Proposed chapters may feature one or more subjects of women in the academy who are considered a leader either officially via administrative title or those who do not hold a “traditional” leadership post, yet who engage in work in their field, which can be considered as leadership.  Proposals may consist of, but are not limited to the following kinds of works: ethnography, auto-ethnography, case study, narrative, biography, autobiography, and historiography among other methods.

In a addition to scholarly references, proposals should include a theoretical frame such as feminism or womanism or other related conceptual focus and also incorporate the converged concept of “leadership as communication” (Harrison & Mühlberg, 2014) as well as the way gender can impact communication in both positive and less than positive ways that limit opportunities beyond the structural constraints, such as the pipeline myth or the glass ceiling (Gangone, 2016; Johnson, 2016) that women often face in the academy and society at large.  Each proposal and subsequent chapter should provide a list of useful “pathways” for women to develop the leader within. Upon acceptance additional suggestions will be provided to each author including deadline for final submission and other editorial guidelines.

Please submit your chapter proposals of 1,000 words including references to or by July 27, 2018.    Notice of accepted chapters will be sent by December 31, 2018.

Website Revisions

Hi all! Just a quick note. This site has been used primarily as a static place for information about and for my teaching and advising at JMU. My hope is to transform this into a much more active and lively space for not just my teaching and advising but my research and other endeavors. Most everything is up to date but I am in the process of cleaning and reviewing the content on this site. I also plan on using this as my space for blogging about more than just class announcements.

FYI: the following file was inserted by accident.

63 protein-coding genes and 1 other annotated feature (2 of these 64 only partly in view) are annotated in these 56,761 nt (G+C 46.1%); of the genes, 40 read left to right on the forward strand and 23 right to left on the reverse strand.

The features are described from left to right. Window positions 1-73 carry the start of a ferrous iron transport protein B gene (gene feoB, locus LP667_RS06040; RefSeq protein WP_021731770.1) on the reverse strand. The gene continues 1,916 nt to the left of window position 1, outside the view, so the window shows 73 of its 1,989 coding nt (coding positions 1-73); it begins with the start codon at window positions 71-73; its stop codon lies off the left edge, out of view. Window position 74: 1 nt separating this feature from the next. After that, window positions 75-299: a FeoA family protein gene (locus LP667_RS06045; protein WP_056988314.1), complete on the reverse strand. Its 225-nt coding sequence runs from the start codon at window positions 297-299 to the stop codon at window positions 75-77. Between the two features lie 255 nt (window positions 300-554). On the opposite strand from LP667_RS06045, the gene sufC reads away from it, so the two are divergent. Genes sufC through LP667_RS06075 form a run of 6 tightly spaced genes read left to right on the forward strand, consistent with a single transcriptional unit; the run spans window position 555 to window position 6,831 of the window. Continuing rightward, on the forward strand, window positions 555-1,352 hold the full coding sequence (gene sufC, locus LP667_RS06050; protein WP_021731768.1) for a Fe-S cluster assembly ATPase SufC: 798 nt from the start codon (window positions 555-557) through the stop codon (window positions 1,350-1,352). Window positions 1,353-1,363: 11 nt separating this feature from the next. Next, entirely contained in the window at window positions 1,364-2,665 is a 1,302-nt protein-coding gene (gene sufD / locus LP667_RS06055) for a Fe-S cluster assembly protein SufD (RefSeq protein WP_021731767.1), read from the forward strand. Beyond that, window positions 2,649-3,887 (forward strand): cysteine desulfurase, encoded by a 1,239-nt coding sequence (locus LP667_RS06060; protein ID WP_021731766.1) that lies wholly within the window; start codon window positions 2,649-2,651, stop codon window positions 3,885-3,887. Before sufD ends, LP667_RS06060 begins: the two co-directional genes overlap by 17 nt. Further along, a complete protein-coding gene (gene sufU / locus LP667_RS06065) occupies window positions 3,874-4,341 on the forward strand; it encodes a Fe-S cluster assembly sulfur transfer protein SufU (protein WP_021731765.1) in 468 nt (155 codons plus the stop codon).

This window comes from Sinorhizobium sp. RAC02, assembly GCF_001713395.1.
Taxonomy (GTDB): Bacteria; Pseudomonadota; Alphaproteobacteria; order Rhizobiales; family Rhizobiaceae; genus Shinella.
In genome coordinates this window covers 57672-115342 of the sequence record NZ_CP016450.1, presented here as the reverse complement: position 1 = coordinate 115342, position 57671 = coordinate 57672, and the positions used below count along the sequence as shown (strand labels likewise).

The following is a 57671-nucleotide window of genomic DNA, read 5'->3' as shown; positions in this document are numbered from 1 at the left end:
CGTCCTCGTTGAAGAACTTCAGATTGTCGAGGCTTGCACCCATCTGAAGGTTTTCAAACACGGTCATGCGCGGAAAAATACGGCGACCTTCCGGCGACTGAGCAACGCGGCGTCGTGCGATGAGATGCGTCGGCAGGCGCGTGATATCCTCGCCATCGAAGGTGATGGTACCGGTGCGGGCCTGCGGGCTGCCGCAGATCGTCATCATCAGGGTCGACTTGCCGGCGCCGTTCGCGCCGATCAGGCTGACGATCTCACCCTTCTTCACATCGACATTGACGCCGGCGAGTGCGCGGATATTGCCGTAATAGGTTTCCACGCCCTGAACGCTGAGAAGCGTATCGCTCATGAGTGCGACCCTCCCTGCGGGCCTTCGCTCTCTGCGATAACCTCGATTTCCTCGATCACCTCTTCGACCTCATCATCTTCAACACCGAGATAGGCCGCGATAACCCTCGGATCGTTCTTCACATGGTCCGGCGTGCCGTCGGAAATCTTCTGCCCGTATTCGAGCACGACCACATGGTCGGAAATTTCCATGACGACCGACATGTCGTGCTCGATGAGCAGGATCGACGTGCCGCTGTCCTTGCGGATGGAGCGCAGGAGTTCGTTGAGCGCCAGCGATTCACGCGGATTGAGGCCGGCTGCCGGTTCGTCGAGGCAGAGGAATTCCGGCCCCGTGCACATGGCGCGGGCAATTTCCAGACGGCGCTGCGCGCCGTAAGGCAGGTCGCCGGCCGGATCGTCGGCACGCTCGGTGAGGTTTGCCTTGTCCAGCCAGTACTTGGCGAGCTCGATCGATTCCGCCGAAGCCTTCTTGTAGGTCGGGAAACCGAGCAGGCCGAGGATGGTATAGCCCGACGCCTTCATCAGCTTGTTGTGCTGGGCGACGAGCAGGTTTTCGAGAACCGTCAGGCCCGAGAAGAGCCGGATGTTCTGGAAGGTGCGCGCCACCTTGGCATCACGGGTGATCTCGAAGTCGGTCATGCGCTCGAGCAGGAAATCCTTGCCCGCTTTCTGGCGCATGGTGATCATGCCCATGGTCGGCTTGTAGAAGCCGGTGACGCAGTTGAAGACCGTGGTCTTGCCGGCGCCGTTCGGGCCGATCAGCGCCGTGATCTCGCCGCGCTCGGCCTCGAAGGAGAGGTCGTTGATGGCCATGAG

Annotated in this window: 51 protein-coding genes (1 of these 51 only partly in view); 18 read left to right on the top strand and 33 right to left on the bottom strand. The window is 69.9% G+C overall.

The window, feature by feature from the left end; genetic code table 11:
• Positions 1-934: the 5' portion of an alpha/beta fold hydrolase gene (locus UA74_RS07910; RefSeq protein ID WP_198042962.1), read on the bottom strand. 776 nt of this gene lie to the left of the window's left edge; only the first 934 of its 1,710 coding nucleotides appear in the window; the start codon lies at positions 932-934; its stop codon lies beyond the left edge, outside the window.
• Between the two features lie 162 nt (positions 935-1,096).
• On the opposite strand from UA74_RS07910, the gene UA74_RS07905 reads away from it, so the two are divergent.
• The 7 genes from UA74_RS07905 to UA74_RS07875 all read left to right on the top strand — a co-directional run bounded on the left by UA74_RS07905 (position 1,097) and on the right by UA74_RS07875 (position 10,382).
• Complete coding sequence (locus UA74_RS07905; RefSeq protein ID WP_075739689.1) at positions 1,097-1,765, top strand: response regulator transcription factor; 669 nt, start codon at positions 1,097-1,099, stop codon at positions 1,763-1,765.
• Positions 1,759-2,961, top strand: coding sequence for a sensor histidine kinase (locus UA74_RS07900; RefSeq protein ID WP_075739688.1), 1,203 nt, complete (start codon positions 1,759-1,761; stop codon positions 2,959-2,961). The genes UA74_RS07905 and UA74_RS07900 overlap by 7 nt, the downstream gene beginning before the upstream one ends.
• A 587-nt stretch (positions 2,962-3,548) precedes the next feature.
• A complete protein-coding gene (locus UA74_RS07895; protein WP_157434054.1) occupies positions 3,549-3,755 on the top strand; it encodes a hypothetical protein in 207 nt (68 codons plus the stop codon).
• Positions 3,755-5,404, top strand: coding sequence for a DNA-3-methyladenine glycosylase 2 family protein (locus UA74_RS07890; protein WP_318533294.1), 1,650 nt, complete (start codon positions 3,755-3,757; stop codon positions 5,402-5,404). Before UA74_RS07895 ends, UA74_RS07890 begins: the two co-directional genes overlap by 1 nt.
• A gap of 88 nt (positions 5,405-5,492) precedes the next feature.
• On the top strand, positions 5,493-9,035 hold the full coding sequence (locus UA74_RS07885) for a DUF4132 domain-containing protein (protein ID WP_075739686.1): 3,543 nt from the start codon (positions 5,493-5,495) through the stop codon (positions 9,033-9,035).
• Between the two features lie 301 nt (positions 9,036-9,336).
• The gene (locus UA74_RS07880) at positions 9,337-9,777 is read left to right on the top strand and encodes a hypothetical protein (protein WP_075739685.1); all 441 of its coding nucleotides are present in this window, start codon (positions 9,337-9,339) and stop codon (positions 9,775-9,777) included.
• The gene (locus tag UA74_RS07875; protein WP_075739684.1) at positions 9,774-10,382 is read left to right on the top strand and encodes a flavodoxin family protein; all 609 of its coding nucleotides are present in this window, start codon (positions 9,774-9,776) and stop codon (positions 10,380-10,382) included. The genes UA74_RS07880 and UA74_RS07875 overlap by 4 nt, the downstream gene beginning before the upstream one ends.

Please stay tuned for more and feel free to provide any sort of feedback, opportunities for collaboration or anything else!!!

SCOM Annual Banquet

The 2010-2011 SCOM banquet was a success. Good food, great company and some good speeches. Some of the notable awards and recognitions from the evening:

Debater of the Year: Kaitlyn Haynal

Friend of Debate Award: Alysia Davis

SCOM Professor of the Year: Eric Fife

SCOM Alum of the Year: Tracy Weise.

SCOM 318 Strategic Web Tactics

In addition to two sections of GCOM 123 Group Presentations, I am looking forward to offering SCOM 318 Strategic Web Tactics, a face-to-face practicum, for the first time. The course description is below.

This course will utilize the principles of strategic communication to create a communication plan designed for the Institute of Constructive Advocacy & Dialogue and the Center for Health & Environmental Communication within the School of Communication Studies. In working with our clients, we will analyze the different situations, organizations and potential publics; establish goals and objectives; develop strategies and methods for evaluation and then implement our strategic communication plan. We will rely primarily on Web 2.0 technologies and other online tactics to create content, brand, design a web presence and enable our clients to establish relationships with a variety of publics.

SCOM 313 Food Communication

I am very excited to be offering SCOM 313 Food Communication, a new course, online during the summer session. The course description is below.

An asynchronous online course. This course will propose, consider and analyze the different relationships between communication and food and how these relationships negotiate our identities, cultures and environments. First, we discuss how each of us constitute and communicate our identities through the food we consume and importantly the food we do not consume. Second, we understand how our food choices symbolically create, shape and reflect our cultures. Third, we analyze how corporate, mainstream mass media and governmental institutions discursively frame, influence and shape our food practices. Finally, we examine how our food practices intersect, communicate and impact our relationships to our surrounding environments.